Palmer returns for the Bears after year-long ACL rehab

Senior defensive end Jamal Palmer jogs onto the field at McLane Stadium before the Bears' game against Rice University on Saturday. Palmer suffered an ACL injury last season and returned to the Bears' lineup in 2015. Photo credit: Sarah Pyo

Just five games into the 2014 season, defensive end Jamal Palmer tore his ACL, ruling him out for the rest of the season. Sicne then, Palmer has fought through pain and doubt, eventually leading to his return to the Bears’ defensive lineup for the 2015 season.

Reflecting back on the situation, Palmer said his first thought after hearing the bad news was that he would be powerless to help his team.

The loss hurt the Bears in the 2014 season, as they were unable to muster the same pass rush they had before Palmer’s injury. Without Palmer, the Bears’ defensive line was missing a key piece to its game plan.

“I was so worried about not helping my team win,” Palmer said. “I knew it was an ACL injury and I knew that I had to get surgery, but at the same time, I was worried that I couldn’t help my team anymore. That was the first thing that came into my mind.”

Palmer said the prospect of surgery and rehab was disappointing. He went through months of rehab and extensive workouts in an attempt to get back to full strength.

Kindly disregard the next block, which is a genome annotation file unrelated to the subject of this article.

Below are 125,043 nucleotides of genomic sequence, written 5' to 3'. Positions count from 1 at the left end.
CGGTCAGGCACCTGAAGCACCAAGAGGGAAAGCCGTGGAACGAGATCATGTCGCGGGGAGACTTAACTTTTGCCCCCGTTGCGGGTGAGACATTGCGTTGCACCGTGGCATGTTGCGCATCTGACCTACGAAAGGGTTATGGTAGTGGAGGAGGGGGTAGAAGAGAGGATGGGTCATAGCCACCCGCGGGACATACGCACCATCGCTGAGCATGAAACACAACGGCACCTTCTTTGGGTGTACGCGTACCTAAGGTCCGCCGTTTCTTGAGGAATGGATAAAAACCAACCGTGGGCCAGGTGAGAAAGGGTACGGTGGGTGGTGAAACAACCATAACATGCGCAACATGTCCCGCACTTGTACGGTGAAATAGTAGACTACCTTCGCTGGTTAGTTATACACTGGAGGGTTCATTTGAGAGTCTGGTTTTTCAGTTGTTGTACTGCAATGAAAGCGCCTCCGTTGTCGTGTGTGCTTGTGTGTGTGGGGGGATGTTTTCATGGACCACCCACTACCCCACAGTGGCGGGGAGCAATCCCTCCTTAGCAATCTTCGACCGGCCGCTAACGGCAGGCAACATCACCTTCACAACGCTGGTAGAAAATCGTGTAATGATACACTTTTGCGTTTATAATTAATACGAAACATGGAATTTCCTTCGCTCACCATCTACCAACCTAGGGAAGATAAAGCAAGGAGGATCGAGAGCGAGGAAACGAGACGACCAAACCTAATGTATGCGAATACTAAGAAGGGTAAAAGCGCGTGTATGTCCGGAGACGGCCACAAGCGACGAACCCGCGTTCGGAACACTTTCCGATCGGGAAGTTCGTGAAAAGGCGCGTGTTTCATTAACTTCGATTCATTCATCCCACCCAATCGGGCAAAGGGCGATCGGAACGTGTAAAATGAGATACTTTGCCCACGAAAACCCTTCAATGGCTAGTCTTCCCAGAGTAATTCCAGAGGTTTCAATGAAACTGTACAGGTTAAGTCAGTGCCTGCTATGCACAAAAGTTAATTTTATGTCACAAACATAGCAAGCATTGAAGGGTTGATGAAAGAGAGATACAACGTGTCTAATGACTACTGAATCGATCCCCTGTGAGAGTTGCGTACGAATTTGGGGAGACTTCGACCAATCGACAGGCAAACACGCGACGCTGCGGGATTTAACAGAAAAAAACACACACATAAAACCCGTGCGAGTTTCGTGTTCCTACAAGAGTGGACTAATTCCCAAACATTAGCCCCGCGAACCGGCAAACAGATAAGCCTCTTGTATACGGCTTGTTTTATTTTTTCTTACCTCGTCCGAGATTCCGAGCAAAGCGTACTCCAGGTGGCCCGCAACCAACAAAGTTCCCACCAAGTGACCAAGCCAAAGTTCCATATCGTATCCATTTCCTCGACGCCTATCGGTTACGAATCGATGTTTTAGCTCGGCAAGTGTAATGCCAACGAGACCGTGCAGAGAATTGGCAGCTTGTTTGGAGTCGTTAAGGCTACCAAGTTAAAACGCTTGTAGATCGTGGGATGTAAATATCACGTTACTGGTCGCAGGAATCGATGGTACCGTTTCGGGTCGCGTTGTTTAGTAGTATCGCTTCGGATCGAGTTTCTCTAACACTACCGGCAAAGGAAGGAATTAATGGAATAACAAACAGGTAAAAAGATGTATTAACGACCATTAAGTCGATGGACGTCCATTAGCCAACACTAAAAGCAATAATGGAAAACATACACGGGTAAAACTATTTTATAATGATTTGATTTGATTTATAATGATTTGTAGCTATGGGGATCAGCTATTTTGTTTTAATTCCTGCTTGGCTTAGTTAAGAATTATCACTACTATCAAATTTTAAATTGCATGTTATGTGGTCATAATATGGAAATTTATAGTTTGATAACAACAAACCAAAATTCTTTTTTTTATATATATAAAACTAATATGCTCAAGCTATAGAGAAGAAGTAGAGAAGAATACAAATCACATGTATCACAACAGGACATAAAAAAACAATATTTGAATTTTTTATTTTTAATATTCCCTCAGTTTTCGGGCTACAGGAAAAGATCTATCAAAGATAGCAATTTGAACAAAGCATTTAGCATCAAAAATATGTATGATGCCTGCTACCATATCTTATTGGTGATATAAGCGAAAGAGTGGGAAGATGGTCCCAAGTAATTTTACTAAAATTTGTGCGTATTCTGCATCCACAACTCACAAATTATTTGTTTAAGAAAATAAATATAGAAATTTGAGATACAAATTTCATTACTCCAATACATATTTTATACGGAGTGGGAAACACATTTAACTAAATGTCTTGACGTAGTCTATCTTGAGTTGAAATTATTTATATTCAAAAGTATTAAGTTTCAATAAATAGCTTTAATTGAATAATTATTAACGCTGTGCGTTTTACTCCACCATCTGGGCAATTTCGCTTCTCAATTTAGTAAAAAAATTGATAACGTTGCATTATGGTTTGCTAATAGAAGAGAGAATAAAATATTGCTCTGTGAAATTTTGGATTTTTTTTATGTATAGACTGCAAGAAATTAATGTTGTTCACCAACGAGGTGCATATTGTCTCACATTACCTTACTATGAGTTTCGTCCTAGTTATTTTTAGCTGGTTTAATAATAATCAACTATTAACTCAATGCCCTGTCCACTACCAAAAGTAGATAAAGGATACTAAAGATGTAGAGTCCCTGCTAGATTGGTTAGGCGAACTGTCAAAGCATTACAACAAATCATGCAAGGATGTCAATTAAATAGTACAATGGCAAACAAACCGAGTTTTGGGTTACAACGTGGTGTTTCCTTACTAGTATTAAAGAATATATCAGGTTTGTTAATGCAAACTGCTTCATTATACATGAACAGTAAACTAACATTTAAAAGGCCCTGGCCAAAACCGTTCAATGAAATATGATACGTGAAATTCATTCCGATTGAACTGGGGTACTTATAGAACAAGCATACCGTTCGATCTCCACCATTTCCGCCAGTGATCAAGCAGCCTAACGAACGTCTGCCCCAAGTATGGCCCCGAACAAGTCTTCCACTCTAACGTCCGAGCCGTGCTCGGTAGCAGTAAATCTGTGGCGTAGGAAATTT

“When the surgery came around, it brought me down because the pain was going to be there and it was going to be starting all over again with walking. It was tough for me,” Palmer said.

Though the pain was intense. here was one thing that kept the 6-foot-3, 240-pound senior determined to get back on the football field.

“[My] motivation was winning a national championship before I left school and helping my team [get there],” Palmer said. “I wanted to show people that I can come back and be the same player that I was [before the injury].”

The McKinney native registered 14 tackles and 2.5 sacks in his five-game season last year. Judging by the numbers.

.The defensive end has already accumulated 13 tackles and two sacks through three games this season.

People can be skeptical about players coming off knee injuries, but Palmer fully believes that he will be able to elevate his play each week, he said.

“People have doubts about the ACL injury and what you can do after you come back from surgery… and I still have a ways to go,” Palmer said. “I still do a little rehab, but my knee’s getting back strong and I’m improving every game. That’s what I want to do, so if I can improve every game, I think it’ll help this team [win].”

Palmer said having an iconic pass rusher like All-American Shawn Oakman on the other end makes things a little easier on the defensive line. The senior defensive end went on to say that one of the keys to Baylor’s success is putting pressure on the quarterback.